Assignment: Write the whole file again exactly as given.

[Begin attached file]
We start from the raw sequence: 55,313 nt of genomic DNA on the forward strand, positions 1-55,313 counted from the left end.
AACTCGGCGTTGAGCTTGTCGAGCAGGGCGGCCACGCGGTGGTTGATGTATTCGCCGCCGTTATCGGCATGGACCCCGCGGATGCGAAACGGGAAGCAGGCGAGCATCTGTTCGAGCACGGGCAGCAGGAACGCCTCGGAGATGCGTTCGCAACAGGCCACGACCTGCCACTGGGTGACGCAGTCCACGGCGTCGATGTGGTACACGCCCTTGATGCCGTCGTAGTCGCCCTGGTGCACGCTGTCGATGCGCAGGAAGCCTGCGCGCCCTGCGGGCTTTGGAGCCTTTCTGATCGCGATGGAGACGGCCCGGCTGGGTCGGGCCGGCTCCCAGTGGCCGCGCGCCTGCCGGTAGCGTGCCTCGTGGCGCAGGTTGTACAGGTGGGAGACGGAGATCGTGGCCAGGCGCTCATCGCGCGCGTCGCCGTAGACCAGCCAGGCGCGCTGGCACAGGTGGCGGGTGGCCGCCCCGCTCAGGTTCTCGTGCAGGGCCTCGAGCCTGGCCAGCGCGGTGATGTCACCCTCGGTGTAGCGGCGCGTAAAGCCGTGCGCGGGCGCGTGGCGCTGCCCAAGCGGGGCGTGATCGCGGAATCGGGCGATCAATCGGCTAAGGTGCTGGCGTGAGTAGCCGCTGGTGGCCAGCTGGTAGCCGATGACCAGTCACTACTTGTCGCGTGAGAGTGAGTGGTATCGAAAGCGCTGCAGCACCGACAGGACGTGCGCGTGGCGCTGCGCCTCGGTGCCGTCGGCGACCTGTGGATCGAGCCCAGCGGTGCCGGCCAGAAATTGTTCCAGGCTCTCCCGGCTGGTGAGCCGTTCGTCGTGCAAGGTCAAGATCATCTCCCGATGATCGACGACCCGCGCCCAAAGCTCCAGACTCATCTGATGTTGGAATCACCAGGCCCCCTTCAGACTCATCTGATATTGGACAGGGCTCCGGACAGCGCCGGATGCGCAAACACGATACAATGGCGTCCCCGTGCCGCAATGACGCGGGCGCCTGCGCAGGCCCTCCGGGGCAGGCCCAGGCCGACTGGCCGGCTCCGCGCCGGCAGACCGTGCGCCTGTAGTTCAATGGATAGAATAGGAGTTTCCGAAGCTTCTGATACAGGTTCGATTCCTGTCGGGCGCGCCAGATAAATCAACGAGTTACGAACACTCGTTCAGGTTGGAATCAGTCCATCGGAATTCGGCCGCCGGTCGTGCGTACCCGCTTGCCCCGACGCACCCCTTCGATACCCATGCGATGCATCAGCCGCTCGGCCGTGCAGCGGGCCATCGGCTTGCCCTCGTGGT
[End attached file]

We start from the raw sequence: 55,313 nt of genomic DNA on the forward strand, positions 1-55,313 counted from the left end.
AACTCGGCGTTGAGCTTGTCGAGCAGGGCGGCCACGCGGTGGTTGATGTATTCGCCGCCGTTATCGGCATGGACCCCGCGGATGCGAAACGGGAAGCAGGCGAGCATCTGTTCGAGCACGGGCAGCAGGAACGCCTCGGAGATGCGTTCGCAACAGGCCACGACCTGCCACTGGGTGACGCAGTCCACGGCGTCGATGTGGTACACGCCCTTGATGCCGTCGTAGTCGCCCTGGTGCACGCTGTCGATGCGCAGGAAGCCTGCGCGCCCTGCGGGCTTTGGAGCCTTTCTGATCGCGATGGAGACGGCCCGGCTGGGTCGGGCCGGCTCCCAGTGGCCGCGCGCCTGCCGGTAGCGTGCCTCGTGGCGCAGGTTGTACAGGTGGGAGACGGAGATCGTGGCCAGGCGCTCATCGCGCGCGTCGCCGTAGACCAGCCAGGCGCGCTGGCACAGGTGGCGGGTGGCCGCCCCGCTCAGGTTCTCGTGCAGGGCCTCGAGCCTGGCCAGCGCGGTGATGTCACCCTCGGTGTAGCGGCGCGTAAAGCCGTGCGCGGGCGCGTGGCGCTGCCCAAGCGGGGCGTGATCGCGGAATCGGGCGATCAATCGGCTAAGGTGCTGGCGTGAGTAGCCGCTGGTGGCCAGCTGGTAGCCGATGACCAGTCACTACTTGTCGCGTGAGAGTGAGTGGTATCGAAAGCGCTGCAGCACCGACAGGACGTGCGCGTGGCGCTGCGCCTCGGTGCCGTCGGCGACCTGTGGATCGAGCCCAGCGGTGCCGGCCAGAAATTGTTCCAGGCTCTCCCGGCTGGTGAGCCGTTCGTCGTGCAAGGTCAAGATCATCTCCCGATGATCGACGACCCGCGCCCAAAGCTCCAGACTCATCTGATGTTGGAATCACCAGGCCCCCTTCAGACTCATCTGATATTGGACAGGGCTCCGGACAGCGCCGGATGCGCAAACACGATACAATGGCGTCCCCGTGCCGCAATGACGCGGGCGCCTGCGCAGGCCCTCCGGGGCAGGCCCAGGCCGACTGGCCGGCTCCGCGCCGGCAGACCGTGCGCCTGTAGTTCAATGGATAGAATAGGAGTTTCCGAAGCTTCTGATACAGGTTCGATTCCTGTCGGGCGCGCCAGATAAATCAACGAGTTACGAACACTCGTTCAGGTTGGAATCAGTCCATCGGAATTCGGCCGCCGGTCGTGCGTACCCGCTTGCCCCGACGCACCCCTTCGATACCCATGCGATGCATCAGCCGCTCGGCCGTGCAGCGGGCCATCGGCTTGCCCTCGTGGT